Eating the Dog Food at Udemy
The expression “eating your own dog food,” popularized at tech companies, refers to employees using their company’s own products and services. At Udemy, it means that, but it also speaks to the way we embrace lifelong learning as one of our foundational company values.
We talk a lot here about the power of learning as a way for people to unlock opportunities and build the lives they imagine for themselves. We also talk about the personal responsibility we all have for upskilling ourselves if we want to continue advancing in our careers and growing as professionals. One of the most visible expressions of how Udemy puts substance behind these values is when employees become instructors. Seijin Jung is just the latest example.
Seijin works on our growth marketing team and has been with Udemy since August 2015. He has a rich background in tech and business, but he’s also been passionate about education for a long time. He was a part-time tutor while in high school in Korea and still runs individual and small-group sessions to help students with subjects like math and science.
When he first got to Udemy, Seijin managed all the paid marketing campaigns directed at existing Udemy students, otherwise known as retargeting. Now he’s managing our merchandising efforts too. This isn’t just his job but a personal interest as well. One of the perks of working at Udemy, of course, is having access to our vast course library, and Seijin has taken advantage of this to learn more about SEO, web development, app development, and other topics in support of his entrepreneurial side.
Discovering his instructor calling
Seijin has always loved learning and describes himself as self-motivated, but it wasn’t until he started at Udemy that he got to thinking about creating a course that would let him “share what I know and connect with millions of students around world.” He also was curious about getting a first-hand look into the instructor experience on our platform.
As any instructor will attest, however, “it’s one thing to think about it but another dimension to actually do it.” The idea of making his own Udemy course stuck in his head, and he kept thinking about his topic and how to approach it as an instructor. His catalyst to “just make it happen” was committing himself to it as a 2016 New Year’s resolution.
The way Seijin tells it, “creating a course was a learning process of its own.” Even if you have years of experience in your subject area, you have to think about the best ways to structure your course content and how to take all that knowledge and make it clear and concise. Like most Udemy instructors, Seijin turned to the Teach Hub for guidance and resources. Sure, Seijin could’ve walked across the office and found someone to hold his hand through the process, but “I wanted to go through it like an actual instructor would and do it on my own and do it as quickly as possible.” He didn’t even use our in-house studio to shoot his lectures, preferring the authenticity of recording video at home. “It tends to drag along if you think about it too much,” he advises.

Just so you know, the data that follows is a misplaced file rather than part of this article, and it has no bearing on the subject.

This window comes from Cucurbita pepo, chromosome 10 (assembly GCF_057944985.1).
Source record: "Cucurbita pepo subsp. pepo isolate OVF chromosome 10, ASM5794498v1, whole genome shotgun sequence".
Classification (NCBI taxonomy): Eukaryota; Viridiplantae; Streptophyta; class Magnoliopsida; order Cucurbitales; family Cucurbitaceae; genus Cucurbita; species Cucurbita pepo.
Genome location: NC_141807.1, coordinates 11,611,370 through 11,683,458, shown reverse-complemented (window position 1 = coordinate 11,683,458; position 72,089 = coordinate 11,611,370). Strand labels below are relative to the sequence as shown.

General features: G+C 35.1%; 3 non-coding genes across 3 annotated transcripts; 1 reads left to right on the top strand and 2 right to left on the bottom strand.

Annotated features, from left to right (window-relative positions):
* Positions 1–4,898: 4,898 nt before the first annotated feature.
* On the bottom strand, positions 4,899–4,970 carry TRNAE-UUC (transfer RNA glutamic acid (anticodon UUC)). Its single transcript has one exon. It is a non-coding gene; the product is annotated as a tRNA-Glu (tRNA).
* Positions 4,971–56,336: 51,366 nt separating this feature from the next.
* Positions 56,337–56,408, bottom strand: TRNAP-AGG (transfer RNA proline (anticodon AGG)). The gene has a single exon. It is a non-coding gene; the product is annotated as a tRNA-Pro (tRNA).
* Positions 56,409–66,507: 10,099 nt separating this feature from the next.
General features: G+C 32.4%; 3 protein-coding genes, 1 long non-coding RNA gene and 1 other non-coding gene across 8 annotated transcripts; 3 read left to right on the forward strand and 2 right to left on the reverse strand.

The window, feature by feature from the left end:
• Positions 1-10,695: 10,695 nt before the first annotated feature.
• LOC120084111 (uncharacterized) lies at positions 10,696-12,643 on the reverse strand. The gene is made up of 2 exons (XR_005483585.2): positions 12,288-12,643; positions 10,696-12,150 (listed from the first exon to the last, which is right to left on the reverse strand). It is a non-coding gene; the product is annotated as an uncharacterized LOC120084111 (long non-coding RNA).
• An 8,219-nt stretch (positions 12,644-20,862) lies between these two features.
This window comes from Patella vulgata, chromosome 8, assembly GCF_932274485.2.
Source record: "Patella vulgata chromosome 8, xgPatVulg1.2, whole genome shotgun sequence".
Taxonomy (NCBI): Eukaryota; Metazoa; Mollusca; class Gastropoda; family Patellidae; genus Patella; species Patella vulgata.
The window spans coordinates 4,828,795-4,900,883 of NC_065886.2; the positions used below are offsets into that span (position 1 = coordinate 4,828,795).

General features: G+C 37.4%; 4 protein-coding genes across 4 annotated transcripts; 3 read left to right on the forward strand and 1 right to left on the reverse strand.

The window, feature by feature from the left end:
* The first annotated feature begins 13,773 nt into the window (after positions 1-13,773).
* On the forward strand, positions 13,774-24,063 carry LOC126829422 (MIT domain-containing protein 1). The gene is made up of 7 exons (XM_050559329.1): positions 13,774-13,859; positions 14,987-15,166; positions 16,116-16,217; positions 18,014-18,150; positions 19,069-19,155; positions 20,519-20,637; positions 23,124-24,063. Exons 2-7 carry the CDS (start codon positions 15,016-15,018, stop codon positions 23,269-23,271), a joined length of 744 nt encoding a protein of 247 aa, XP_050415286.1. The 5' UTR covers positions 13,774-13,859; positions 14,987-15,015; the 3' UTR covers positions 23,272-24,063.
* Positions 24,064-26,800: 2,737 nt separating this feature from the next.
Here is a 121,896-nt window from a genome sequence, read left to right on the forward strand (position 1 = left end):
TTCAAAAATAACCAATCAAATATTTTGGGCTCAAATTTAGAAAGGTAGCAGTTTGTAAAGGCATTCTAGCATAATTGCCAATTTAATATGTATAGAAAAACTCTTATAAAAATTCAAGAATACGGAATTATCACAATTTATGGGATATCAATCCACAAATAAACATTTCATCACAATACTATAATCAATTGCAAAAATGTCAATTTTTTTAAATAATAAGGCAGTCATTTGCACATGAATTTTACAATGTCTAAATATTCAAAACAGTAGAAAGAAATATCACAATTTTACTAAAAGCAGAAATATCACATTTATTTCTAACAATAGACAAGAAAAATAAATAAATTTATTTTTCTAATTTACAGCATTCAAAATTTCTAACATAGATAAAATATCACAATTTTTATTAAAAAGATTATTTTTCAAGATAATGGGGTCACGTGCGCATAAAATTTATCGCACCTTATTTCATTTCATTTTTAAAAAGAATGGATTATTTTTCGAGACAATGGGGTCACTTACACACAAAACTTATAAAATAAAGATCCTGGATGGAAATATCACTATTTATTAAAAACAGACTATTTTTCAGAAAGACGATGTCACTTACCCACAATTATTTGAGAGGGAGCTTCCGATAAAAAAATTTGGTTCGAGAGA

Just make it happen
On February 10, 2016, Seijin published “The Complete Facebook, Google, YouTube Retargeting Course” to great acclaim around the Udemy office. But “the wow moment” came when his first students signed up, including people from as far away as Australia and Malta. “It’s an awesome feeling to know there’s someone out there thousands of miles away benefitting from what I’ve created and making changes in their lives because of this,” Seijin says. “Getting connected to someone in need of this knowledge is powerful and meaningful.”
Lots of us at Udemy have been thinking for months (or even years!) about the courses we could create, so it’s always a huge inspiration when one of our own takes the plunge. To anyone who’s been stuck in the imagining phase for too long, Seijin urges you to just give it a shot because “you’re going to find infinite possibilities.” He’s already contemplating what his next course might be about — maybe another marketing course, maybe something in his native Korean.
Seijin’s a perfect example of how we live our values at Udemy every day. Here are a few other Udemy employees who are also published instructors in the marketplace:
- Product Manager Adam Triester (co-instructor with Udemy alum Pablo Stanley): “User Experience Design: Complete UX Fundamentals”
- Director of Customer Support Alex Mozes: “PowerPoint Animation Deep Dive: Office Ninja Training,” and “Excel Deep Dive: Pivot Tables Workshop”
- Market Analyst Peter Sefton and International Marketing Specialist David Kim: “SQL for Newbs: Beginner Data Analysis”
- Account Manager Meg Evans: “Speaking Your Mind About Global Warming” and “Designing Your Future — STEM Careers”